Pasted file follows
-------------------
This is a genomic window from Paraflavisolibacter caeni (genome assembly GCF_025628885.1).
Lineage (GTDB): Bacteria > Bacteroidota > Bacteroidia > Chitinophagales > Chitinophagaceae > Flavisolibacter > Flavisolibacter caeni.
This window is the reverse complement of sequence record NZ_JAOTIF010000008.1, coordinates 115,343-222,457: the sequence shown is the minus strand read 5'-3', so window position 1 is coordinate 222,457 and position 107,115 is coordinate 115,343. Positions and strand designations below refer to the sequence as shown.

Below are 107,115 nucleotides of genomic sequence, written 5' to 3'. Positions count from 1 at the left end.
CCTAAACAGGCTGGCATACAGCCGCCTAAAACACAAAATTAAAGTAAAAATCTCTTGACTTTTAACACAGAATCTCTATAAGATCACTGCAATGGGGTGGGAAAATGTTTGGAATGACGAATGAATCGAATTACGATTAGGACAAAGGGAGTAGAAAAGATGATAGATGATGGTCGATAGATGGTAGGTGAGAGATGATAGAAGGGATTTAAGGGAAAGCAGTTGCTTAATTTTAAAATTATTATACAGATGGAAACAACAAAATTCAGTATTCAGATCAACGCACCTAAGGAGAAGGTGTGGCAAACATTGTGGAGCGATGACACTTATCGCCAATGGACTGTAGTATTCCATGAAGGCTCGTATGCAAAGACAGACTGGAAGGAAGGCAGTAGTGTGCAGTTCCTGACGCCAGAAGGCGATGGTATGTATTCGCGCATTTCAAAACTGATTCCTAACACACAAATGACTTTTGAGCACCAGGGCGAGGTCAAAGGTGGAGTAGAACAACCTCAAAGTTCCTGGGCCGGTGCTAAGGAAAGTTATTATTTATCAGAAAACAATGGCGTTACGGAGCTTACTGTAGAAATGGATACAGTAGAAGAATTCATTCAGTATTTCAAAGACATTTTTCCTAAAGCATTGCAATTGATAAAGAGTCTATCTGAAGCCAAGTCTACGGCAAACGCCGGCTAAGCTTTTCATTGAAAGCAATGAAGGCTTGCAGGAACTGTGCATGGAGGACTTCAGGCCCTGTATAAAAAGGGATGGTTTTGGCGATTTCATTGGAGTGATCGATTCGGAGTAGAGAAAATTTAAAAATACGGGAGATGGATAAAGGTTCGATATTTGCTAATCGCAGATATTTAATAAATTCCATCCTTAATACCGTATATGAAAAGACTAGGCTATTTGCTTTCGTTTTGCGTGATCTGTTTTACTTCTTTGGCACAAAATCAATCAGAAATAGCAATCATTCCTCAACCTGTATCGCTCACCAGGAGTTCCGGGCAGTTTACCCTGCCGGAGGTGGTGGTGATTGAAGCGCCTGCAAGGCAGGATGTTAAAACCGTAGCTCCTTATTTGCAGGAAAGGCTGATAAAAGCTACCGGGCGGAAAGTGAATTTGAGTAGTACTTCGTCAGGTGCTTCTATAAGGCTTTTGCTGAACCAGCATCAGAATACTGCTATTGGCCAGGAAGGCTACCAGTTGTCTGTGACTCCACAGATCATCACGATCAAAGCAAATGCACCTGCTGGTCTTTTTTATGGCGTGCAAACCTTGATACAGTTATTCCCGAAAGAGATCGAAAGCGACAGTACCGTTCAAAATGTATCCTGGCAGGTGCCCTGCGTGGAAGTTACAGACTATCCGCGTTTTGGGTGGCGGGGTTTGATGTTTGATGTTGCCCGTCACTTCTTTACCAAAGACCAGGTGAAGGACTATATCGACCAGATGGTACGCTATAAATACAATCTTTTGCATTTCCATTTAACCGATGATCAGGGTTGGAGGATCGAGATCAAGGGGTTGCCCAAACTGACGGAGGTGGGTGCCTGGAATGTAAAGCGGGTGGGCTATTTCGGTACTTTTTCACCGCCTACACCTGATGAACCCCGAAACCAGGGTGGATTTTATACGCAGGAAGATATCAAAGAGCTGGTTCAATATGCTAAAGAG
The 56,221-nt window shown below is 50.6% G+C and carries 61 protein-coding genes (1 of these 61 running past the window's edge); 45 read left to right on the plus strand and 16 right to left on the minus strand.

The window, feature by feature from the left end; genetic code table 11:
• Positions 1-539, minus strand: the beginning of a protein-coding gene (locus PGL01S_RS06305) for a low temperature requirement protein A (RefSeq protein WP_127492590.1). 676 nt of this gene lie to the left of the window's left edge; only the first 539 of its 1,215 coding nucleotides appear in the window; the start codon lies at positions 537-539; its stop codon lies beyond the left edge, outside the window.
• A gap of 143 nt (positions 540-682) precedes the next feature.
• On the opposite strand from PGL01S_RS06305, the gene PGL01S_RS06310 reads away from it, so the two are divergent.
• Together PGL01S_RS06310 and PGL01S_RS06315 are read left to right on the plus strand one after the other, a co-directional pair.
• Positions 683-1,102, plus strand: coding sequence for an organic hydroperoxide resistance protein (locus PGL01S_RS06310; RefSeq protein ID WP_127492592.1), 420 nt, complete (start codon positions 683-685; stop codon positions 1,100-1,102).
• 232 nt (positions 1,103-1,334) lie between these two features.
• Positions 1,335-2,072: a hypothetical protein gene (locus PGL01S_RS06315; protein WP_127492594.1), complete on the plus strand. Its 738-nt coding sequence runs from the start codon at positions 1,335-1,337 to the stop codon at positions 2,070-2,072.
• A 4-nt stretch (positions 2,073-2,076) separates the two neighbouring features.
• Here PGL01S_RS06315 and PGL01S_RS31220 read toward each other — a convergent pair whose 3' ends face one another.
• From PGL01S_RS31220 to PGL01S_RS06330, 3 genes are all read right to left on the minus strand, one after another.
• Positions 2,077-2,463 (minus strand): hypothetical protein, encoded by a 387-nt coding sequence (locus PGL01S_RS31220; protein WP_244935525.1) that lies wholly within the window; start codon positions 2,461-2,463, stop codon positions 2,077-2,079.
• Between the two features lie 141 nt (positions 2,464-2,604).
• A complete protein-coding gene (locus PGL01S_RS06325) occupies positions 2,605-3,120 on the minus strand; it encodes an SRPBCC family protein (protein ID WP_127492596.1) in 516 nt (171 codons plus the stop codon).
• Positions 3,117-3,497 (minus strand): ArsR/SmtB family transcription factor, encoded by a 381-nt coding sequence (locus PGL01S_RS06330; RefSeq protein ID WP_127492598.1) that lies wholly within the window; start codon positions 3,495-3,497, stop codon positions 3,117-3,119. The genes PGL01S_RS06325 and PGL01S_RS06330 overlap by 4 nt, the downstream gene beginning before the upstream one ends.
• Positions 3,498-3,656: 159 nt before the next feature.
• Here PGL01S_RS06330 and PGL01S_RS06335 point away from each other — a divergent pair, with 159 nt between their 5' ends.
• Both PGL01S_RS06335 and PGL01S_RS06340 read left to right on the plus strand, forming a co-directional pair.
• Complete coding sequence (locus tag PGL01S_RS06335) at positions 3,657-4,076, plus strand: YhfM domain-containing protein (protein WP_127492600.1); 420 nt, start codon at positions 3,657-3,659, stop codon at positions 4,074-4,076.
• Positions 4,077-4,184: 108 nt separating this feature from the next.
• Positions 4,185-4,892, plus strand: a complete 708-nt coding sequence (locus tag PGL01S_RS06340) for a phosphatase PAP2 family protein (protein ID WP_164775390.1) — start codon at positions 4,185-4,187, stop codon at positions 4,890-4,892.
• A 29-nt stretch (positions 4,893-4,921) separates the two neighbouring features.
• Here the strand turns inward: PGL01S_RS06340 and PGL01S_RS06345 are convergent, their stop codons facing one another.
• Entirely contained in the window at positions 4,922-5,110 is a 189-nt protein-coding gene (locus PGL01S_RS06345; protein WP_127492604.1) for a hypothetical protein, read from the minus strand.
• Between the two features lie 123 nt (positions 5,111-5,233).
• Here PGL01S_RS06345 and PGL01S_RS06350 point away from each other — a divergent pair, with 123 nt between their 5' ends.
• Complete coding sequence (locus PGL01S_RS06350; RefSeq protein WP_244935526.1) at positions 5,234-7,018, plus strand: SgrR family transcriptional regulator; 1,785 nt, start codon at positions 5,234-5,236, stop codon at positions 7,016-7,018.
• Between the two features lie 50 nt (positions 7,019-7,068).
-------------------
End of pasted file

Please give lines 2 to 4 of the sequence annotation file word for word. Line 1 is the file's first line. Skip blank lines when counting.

Lineage (GTDB): Bacteria > Bacteroidota > Bacteroidia > Chitinophagales > Chitinophagaceae > Flavisolibacter > Flavisolibacter caeni.
This window is the reverse complement of sequence record NZ_JAOTIF010000008.1, coordinates 115,343-222,457: the sequence shown is the minus strand read 5'-3', so window position 1 is coordinate 222,457 and position 107,115 is coordinate 115,343. Positions and strand designations below refer to the sequence as shown.

Below are 107,115 nucleotides of genomic sequence, written 5' to 3'. Positions count from 1 at the left end.